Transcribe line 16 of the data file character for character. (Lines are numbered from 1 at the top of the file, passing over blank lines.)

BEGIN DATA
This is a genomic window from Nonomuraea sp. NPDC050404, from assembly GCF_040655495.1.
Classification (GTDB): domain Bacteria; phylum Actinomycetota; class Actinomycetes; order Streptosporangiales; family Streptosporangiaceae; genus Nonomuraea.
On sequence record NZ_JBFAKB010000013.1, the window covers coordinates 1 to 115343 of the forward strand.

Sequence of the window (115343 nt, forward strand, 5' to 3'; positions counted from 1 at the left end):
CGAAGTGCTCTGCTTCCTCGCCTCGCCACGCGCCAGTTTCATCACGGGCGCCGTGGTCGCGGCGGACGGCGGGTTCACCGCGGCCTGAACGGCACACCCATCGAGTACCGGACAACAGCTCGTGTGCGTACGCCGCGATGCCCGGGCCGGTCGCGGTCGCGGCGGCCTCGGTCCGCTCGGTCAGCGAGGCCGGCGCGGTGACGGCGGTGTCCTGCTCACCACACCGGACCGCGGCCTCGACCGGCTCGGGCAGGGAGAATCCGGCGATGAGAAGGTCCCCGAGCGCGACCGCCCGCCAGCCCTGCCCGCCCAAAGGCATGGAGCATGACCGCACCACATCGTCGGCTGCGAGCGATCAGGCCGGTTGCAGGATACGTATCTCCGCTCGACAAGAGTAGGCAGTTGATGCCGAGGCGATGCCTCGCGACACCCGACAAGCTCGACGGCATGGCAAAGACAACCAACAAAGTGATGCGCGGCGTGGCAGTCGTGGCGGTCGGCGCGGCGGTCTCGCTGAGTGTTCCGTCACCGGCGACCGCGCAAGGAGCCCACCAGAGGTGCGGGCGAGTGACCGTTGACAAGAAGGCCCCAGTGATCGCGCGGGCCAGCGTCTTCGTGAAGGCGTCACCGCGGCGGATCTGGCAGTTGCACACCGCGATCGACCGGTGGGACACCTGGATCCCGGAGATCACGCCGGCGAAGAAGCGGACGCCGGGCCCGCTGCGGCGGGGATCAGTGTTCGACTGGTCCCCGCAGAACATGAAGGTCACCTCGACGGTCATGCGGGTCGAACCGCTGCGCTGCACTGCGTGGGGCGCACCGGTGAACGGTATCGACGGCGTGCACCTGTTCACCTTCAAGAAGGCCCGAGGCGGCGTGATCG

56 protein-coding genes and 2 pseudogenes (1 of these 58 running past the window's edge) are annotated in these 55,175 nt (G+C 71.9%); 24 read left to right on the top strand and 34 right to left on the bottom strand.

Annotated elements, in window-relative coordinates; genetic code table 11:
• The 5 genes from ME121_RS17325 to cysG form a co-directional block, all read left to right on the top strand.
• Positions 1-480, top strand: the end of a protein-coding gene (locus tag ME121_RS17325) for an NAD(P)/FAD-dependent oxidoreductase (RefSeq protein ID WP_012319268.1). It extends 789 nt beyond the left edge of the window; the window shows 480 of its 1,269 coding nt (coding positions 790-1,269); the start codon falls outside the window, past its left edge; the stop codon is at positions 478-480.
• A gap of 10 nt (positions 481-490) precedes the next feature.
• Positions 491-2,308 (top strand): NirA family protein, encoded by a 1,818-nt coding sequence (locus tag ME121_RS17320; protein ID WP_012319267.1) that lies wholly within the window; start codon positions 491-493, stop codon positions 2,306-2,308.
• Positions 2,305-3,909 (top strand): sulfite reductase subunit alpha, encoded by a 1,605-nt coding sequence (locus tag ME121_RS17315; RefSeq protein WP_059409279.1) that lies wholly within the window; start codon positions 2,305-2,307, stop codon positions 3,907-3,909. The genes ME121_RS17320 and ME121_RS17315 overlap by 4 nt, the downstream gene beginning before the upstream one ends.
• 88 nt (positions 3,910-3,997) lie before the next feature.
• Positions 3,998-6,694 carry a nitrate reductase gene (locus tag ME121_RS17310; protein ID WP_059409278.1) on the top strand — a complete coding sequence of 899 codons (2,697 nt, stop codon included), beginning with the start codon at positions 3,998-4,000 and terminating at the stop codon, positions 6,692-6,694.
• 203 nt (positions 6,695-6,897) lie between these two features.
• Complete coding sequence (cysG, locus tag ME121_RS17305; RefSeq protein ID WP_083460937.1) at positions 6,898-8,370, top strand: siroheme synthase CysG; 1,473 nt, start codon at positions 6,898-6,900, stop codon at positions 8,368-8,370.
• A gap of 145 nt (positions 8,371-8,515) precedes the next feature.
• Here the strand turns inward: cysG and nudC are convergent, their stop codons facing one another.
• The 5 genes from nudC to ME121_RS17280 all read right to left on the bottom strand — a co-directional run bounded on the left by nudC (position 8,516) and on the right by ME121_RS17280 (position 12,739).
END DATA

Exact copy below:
• Complete coding sequence (cysG, locus tag ME121_RS17305; RefSeq protein ID WP_083460937.1) at positions 6,898-8,370, top strand: siroheme synthase CysG; 1,473 nt, start codon at positions 6,898-6,900, stop codon at positions 8,368-8,370.